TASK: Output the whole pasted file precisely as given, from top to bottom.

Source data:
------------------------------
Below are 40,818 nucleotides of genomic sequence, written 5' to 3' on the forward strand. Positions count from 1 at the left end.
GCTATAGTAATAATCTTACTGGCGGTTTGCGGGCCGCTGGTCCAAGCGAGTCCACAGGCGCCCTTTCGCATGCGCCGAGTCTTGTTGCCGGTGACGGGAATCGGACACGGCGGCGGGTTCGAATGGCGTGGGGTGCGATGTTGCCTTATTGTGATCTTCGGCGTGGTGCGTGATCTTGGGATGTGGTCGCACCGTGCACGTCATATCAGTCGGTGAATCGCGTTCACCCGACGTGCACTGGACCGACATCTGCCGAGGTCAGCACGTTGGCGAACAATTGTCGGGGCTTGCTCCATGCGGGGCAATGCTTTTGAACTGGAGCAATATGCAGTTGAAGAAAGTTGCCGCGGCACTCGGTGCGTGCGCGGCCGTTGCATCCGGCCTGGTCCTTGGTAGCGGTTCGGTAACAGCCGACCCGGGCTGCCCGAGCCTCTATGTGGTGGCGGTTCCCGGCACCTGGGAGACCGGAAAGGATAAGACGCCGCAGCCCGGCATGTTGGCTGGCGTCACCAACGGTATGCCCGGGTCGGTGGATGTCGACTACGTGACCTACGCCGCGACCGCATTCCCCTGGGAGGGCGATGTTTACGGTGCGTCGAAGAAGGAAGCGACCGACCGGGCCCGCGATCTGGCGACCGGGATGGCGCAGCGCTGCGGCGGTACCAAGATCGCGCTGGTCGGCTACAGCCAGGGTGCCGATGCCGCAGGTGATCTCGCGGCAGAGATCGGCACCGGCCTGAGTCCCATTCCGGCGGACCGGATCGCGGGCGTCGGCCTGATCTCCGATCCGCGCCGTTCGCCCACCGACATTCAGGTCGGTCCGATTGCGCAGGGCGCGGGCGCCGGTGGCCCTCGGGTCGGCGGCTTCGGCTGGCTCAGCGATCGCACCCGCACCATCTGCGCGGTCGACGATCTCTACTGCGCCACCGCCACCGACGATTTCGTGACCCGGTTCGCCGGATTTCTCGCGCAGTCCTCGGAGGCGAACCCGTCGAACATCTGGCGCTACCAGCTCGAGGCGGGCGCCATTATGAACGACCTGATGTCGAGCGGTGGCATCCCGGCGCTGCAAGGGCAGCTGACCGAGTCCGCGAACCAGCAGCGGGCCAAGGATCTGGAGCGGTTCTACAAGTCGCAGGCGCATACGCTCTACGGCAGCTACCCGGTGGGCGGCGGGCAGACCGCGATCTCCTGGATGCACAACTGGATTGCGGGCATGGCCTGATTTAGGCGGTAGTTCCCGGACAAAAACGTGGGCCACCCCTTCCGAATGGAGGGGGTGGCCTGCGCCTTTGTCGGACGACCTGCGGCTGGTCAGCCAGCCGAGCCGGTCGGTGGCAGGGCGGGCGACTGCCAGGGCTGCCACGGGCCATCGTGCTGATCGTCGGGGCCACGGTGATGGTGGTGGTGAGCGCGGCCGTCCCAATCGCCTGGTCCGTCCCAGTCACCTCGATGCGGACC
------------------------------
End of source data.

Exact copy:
Below are 40,818 nucleotides of genomic sequence, written 5' to 3' on the forward strand. Positions count from 1 at the left end.
GCTATAGTAATAATCTTACTGGCGGTTTGCGGGCCGCTGGTCCAAGCGAGTCCACAGGCGCCCTTTCGCATGCGCCGAGTCTTGTTGCCGGTGACGGGAATCGGACACGGCGGCGGGTTCGAATGGCGTGGGGTGCGATGTTGCCTTATTGTGATCTTCGGCGTGGTGCGTGATCTTGGGATGTGGTCGCACCGTGCACGTCATATCAGTCGGTGAATCGCGTTCACCCGACGTGCACTGGACCGACATCTGCCGAGGTCAGCACGTTGGCGAACAATTGTCGGGGCTTGCTCCATGCGGGGCAATGCTTTTGAACTGGAGCAATATGCAGTTGAAGAAAGTTGCCGCGGCACTCGGTGCGTGCGCGGCCGTTGCATCCGGCCTGGTCCTTGGTAGCGGTTCGGTAACAGCCGACCCGGGCTGCCCGAGCCTCTATGTGGTGGCGGTTCCCGGCACCTGGGAGACCGGAAAGGATAAGACGCCGCAGCCCGGCATGTTGGCTGGCGTCACCAACGGTATGCCCGGGTCGGTGGATGTCGACTACGTGACCTACGCCGCGACCGCATTCCCCTGGGAGGGCGATGTTTACGGTGCGTCGAAGAAGGAAGCGACCGACCGGGCCCGCGATCTGGCGACCGGGATGGCGCAGCGCTGCGGCGGTACCAAGATCGCGCTGGTCGGCTACAGCCAGGGTGCCGATGCCGCAGGTGATCTCGCGGCAGAGATCGGCACCGGCCTGAGTCCCATTCCGGCGGACCGGATCGCGGGCGTCGGCCTGATCTCCGATCCGCGCCGTTCGCCCACCGACATTCAGGTCGGTCCGATTGCGCAGGGCGCGGGCGCCGGTGGCCCTCGGGTCGGCGGCTTCGGCTGGCTCAGCGATCGCACCCGCACCATCTGCGCGGTCGACGATCTCTACTGCGCCACCGCCACCGACGATTTCGTGACCCGGTTCGCCGGATTTCTCGCGCAGTCCTCGGAGGCGAACCCGTCGAACATCTGGCGCTACCAGCTCGAGGCGGGCGCCATTATGAACGACCTGATGTCGAGCGGTGGCATCCCGGCGCTGCAAGGGCAGCTGACCGAGTCCGCGAACCAGCAGCGGGCCAAGGATCTGGAGCGGTTCTACAAGTCGCAGGCGCATACGCTCTACGGCAGCTACCCGGTGGGCGGCGGGCAGACCGCGATCTCCTGGATGCACAACTGGATTGCGGGCATGGCCTGATTTAGGCGGTAGTTCCCGGACAAAAACGTGGGCCACCCCTTCCGAATGGAGGGGGTGGCCTGCGCCTTTGTCGGACGACCTGCGGCTGGTCAGCCAGCCGAGCCGGTCGGTGGCAGGGCGGGCGACTGCCAGGGCTGCCACGGGCCATCGTGCTGATCGTCGGGGCCACGGTGATGGTGGTGGTGAGCGCGGCCGTCCCAATCGCCTGGTCCGTCCCAGTCACCTCGATGCGGACC